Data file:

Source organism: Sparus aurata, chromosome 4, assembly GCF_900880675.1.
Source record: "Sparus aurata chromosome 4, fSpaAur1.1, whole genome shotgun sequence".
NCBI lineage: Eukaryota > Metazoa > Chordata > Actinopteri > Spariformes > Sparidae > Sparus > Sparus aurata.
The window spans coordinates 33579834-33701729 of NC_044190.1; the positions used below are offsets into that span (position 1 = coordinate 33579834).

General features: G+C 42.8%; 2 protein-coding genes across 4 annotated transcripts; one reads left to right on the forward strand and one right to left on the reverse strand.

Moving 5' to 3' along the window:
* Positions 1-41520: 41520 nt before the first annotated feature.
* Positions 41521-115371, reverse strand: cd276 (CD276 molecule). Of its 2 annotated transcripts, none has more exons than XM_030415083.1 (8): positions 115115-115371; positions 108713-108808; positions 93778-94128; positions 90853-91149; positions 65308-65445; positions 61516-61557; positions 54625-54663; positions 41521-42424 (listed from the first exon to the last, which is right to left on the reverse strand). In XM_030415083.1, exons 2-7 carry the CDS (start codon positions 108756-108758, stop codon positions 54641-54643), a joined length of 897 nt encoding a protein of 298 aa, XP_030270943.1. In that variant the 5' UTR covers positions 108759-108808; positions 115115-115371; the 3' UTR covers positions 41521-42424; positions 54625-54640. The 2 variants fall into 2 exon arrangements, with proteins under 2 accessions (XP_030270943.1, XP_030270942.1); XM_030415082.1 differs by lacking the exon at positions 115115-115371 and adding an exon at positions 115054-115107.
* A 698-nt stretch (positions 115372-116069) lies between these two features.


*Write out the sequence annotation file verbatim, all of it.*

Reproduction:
Source organism: Sparus aurata, chromosome 4, assembly GCF_900880675.1.
Source record: "Sparus aurata chromosome 4, fSpaAur1.1, whole genome shotgun sequence".
NCBI lineage: Eukaryota > Metazoa > Chordata > Actinopteri > Spariformes > Sparidae > Sparus > Sparus aurata.
The window spans coordinates 33579834-33701729 of NC_044190.1; the positions used below are offsets into that span (position 1 = coordinate 33579834).

General features: G+C 42.8%; 2 protein-coding genes across 4 annotated transcripts; one reads left to right on the forward strand and one right to left on the reverse strand.

Moving 5' to 3' along the window:
* Positions 1-41520: 41520 nt before the first annotated feature.
* Positions 41521-115371, reverse strand: cd276 (CD276 molecule). Of its 2 annotated transcripts, none has more exons than XM_030415083.1 (8): positions 115115-115371; positions 108713-108808; positions 93778-94128; positions 90853-91149; positions 65308-65445; positions 61516-61557; positions 54625-54663; positions 41521-42424 (listed from the first exon to the last, which is right to left on the reverse strand). In XM_030415083.1, exons 2-7 carry the CDS (start codon positions 108756-108758, stop codon positions 54641-54643), a joined length of 897 nt encoding a protein of 298 aa, XP_030270943.1. In that variant the 5' UTR covers positions 108759-108808; positions 115115-115371; the 3' UTR covers positions 41521-42424; positions 54625-54640. The 2 variants fall into 2 exon arrangements, with proteins under 2 accessions (XP_030270943.1, XP_030270942.1); XM_030415082.1 differs by lacking the exon at positions 115115-115371 and adding an exon at positions 115054-115107.
* A 698-nt stretch (positions 115372-116069) lies between these two features.